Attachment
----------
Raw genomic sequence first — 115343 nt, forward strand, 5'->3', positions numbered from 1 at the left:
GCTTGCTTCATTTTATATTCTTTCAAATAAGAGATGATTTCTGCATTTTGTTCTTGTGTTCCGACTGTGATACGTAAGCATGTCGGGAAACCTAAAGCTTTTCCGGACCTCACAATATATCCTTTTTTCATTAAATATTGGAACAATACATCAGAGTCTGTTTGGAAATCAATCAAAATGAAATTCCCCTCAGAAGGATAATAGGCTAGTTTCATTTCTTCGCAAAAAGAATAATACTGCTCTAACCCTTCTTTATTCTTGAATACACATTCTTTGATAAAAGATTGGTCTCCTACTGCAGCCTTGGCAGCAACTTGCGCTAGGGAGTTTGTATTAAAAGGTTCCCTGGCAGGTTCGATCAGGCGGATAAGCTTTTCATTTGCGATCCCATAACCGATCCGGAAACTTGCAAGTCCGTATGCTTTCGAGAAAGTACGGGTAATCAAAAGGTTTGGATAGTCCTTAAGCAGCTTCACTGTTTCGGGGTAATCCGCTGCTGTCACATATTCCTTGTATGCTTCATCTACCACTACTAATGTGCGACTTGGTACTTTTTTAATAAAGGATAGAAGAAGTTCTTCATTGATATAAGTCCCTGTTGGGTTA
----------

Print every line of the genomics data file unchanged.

Raw genomic sequence first — 115343 nt, forward strand, 5'->3', positions numbered from 1 at the left:
GCTTGCTTCATTTTATATTCTTTCAAATAAGAGATGATTTCTGCATTTTGTTCTTGTGTTCCGACTGTGATACGTAAGCATGTCGGGAAACCTAAAGCTTTTCCGGACCTCACAATATATCCTTTTTTCATTAAATATTGGAACAATACATCAGAGTCTGTTTGGAAATCAATCAAAATGAAATTCCCCTCAGAAGGATAATAGGCTAGTTTCATTTCTTCGCAAAAAGAATAATACTGCTCTAACCCTTCTTTATTCTTGAATACACATTCTTTGATAAAAGATTGGTCTCCTACTGCAGCCTTGGCAGCAACTTGCGCTAGGGAGTTTGTATTAAAAGGTTCCCTGGCAGGTTCGATCAGGCGGATAAGCTTTTCATTTGCGATCCCATAACCGATCCGGAAACTTGCAAGTCCGTATGCTTTCGAGAAAGTACGGGTAATCAAAAGGTTTGGATAGTCCTTAAGCAGCTTCACTGTTTCGGGGTAATCCGCTGCTGTCACATATTCCTTGTATGCTTCATCTACCACTACTAATGTGCGACTTGGTACTTTTTTAATAAAGGATAGAAGAAGTTCTTCATTGATATAAGTCCCTGTTGGGTTA